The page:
We're almost back to my place, and we take Moore Rd to avoid construction on Tangerine Rd. Mount Lemmon is in the background and you'll be able to see behind me the last stretch of Moore Rd as a dirt road. For a few years now I've ridden this stretch of road up to Rancho Vistoso, and for many miles it was unpaved and pretty much cow pasture--but still beautiful open desert. Now the up-scale developers have moved in and the 3 acre lots start at $500,000!

We had a good ride, and we got home before the afternoon started getting hot. Thanks to Steve for driving down and doing this ride. It turned out to be challenging, fun, and we both felt strong.


Friday, July 29, 2005

I Run Over a Skateboarder on My Bike

Yeah, so I'm riding home and jammin with Gorillaz onboard the IPod. Nice tail wind and the bike path is clear/wide open... I see three teenagers on skateboards and they're not really paying attention. I called out to them, "Watch out! Look out! Get out of the way!" Not in a mean way, but just letting them know I was coming. The first two guys move okay, no problem, but the third kid lost him balance and fell off his deck right in front of me. Holy shit-- "Whump--Thump"

Kid's gonna be hurt bad. I'm going down. Who's gonna be hurt the worst? Him or me?

Well--and I mean--W e l l with a big sigh--


"Yikes! Kid? Are you okay?"

"Yeah--I'm okay?"

He waves, and keeps skating down the bike path with his homies like nothing happened.

I'm still on my bike. I didn't crash. My wheel's not wrecked.

IPod earphones go back in--and I'm spinning with the music and crusing. I have a tail wind on River, and I must mention that its only 100 degrees instead of the usual 106, 109. Nice... And when I finally arrive at the golf course to moi voiture I am tired.

Go home. Have a beer. Call Gerry Goode for info a on good place to have lunch for my Saturday ride with Le Steve. We're starting at my house and riding to Mammoth--and back. 100 miles.

Demain, mes amis!

Thursday, July 28, 2005

"Your Beat is Nice"

"Hell yes--"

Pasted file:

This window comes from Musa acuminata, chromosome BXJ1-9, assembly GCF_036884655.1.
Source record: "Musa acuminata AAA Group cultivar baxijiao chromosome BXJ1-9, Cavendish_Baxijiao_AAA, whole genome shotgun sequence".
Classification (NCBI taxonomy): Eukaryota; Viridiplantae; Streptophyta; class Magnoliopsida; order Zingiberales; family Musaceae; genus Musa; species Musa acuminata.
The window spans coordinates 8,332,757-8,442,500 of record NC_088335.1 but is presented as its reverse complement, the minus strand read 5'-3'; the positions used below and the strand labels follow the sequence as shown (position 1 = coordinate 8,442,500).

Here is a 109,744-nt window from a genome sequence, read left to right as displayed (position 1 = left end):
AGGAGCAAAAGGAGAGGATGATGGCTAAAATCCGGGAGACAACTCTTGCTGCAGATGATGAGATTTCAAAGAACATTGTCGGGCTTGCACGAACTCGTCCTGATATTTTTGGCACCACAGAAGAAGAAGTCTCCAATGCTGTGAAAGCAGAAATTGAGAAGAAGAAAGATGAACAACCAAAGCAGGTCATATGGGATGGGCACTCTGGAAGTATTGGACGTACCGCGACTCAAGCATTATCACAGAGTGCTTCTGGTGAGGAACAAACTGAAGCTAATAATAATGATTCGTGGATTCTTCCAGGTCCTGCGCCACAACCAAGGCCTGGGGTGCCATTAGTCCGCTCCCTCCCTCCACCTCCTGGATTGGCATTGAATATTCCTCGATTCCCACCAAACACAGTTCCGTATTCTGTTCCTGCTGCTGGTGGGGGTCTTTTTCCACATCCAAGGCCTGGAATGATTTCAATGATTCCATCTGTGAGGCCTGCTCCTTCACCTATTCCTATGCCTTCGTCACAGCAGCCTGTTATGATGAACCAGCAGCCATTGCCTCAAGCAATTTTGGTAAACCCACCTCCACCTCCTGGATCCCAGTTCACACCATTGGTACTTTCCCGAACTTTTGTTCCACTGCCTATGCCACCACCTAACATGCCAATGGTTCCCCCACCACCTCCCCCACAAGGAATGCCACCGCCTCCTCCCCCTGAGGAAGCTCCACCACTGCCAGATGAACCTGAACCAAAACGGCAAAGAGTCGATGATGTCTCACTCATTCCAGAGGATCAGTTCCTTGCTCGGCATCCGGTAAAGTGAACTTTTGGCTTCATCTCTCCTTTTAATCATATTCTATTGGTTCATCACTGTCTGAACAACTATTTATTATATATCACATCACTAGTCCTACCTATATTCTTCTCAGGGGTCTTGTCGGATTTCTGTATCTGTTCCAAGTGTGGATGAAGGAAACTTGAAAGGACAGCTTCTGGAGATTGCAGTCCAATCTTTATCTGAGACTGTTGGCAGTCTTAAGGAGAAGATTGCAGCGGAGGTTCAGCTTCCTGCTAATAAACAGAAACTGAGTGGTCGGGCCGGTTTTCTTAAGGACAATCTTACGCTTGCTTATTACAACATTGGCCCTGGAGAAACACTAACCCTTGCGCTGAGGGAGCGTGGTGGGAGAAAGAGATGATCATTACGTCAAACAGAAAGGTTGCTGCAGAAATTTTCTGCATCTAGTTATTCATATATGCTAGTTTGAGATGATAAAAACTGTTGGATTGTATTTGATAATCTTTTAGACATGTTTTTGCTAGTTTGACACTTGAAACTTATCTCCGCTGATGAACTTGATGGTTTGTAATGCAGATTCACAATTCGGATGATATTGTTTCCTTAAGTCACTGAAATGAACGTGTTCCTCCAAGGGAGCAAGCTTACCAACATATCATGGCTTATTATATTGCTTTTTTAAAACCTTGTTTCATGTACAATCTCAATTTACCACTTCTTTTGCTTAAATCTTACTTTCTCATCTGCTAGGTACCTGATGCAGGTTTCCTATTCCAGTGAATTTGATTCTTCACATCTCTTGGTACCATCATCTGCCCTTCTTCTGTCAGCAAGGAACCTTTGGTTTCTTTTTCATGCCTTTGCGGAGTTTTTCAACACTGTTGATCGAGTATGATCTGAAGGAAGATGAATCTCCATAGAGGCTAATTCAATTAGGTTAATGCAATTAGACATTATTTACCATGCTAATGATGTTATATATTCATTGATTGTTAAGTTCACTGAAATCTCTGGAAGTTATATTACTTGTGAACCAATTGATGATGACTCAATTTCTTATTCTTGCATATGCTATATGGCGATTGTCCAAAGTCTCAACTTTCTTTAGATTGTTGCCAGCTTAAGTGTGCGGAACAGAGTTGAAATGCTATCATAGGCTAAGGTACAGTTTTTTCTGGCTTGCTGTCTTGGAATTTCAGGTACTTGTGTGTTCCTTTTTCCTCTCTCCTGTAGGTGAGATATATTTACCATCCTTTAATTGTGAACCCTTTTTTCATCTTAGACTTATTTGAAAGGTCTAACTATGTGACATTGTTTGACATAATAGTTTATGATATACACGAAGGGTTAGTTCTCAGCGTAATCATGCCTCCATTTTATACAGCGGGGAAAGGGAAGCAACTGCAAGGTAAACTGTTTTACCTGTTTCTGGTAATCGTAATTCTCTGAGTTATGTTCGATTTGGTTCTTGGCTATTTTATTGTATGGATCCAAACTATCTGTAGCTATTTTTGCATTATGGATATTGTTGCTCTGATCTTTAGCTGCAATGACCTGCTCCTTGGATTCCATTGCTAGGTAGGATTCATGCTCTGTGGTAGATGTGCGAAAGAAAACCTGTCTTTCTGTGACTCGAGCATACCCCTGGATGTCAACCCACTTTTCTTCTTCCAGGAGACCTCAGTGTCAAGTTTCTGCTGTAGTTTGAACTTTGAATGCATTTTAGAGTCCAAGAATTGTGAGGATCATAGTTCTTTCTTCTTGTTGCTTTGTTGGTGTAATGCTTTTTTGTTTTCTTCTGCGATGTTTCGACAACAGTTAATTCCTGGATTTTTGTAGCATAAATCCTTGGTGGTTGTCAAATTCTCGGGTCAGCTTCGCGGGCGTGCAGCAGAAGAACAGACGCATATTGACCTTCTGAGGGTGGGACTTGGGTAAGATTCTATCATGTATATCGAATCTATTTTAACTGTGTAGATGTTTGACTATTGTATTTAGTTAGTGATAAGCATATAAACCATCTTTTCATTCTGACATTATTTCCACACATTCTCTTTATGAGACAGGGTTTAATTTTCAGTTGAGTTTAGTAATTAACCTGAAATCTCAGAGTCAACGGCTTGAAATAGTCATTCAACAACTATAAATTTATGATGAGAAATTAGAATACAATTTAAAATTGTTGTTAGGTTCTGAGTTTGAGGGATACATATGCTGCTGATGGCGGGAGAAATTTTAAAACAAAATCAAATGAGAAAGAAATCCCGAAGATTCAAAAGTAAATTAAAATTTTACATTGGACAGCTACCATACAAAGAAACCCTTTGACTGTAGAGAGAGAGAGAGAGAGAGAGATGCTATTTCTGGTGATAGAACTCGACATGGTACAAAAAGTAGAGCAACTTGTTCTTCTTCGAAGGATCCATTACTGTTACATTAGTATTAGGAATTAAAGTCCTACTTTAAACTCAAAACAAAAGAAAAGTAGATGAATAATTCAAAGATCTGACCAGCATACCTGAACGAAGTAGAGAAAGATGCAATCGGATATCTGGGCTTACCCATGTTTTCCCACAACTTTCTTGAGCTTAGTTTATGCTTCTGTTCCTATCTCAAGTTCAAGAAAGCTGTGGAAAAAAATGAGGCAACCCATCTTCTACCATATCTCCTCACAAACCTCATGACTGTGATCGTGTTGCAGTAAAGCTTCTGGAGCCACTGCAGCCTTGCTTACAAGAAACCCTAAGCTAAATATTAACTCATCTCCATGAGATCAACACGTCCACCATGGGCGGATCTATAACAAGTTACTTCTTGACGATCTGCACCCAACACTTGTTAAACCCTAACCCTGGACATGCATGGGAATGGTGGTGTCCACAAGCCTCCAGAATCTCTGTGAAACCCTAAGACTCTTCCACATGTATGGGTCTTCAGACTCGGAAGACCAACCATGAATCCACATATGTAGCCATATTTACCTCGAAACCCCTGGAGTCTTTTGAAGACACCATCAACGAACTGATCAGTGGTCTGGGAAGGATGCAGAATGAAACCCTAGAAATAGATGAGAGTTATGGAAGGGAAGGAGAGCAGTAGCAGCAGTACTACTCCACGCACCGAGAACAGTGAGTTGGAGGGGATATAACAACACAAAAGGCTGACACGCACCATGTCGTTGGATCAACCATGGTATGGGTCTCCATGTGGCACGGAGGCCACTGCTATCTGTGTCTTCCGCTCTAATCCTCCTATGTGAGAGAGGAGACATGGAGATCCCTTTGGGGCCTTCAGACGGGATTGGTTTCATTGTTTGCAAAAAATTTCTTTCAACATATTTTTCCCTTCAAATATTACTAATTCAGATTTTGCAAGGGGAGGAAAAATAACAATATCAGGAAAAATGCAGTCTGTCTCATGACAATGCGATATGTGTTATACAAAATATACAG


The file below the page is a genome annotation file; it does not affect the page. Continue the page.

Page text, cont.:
I had the I-Pod mini on board for the commute this morning... A W E S O M E. Beck's new CD GUERO was blasting in my ears and I kept pace with the funk. I found a good gear to be in and boy did I spin down the road. I put the headphones inside my jersey and the wire was long enough to be out the back and fit in the back pocket. That way I may not get busted by the police cause they can't see it. I put my mini inside a little plastic baggie to keep it dry.

So is it safe? "Hell yes--"


Monday, July 25, 2005

Dog Town

This weekend I went to see the movie The Island. There was a scene when the clones escaped from their clone farm, and ran out into the desert. The desert mountains looked strangly familar--as did the highway. They filmed this sequence out East of Florence and Coolidge. I know the highway and the mountains from the Brevets last year. And it gets better. The clones end up at an old motel and trailer park where there's a bar. This shit hole they discover in the movie is actually the town of Picacho, Arizona. Luckily you drive by it on I-10--but if you're on the Frontage Road on a bike, you would recognize the other side--the side you don't see from the Freeway. That's what's in the movie.

All the Randonneurs know this place because it's where a pack of dogs lurk and attack you on your bike. I've been chased by these dogs on a few occasions, and it is gut wretching! Susan Plonsky, our RBA, changed the Brevet course to go around them because once they went after her and that was enough!

To save a few minutes on the Brevets, we debate going through Picacho and not taking the detour. That's the chance you take. You keep your eyes peeled and stay alert because the dogs wait in ambush--the place is scary and I get an uneasy feeling even just thinking it.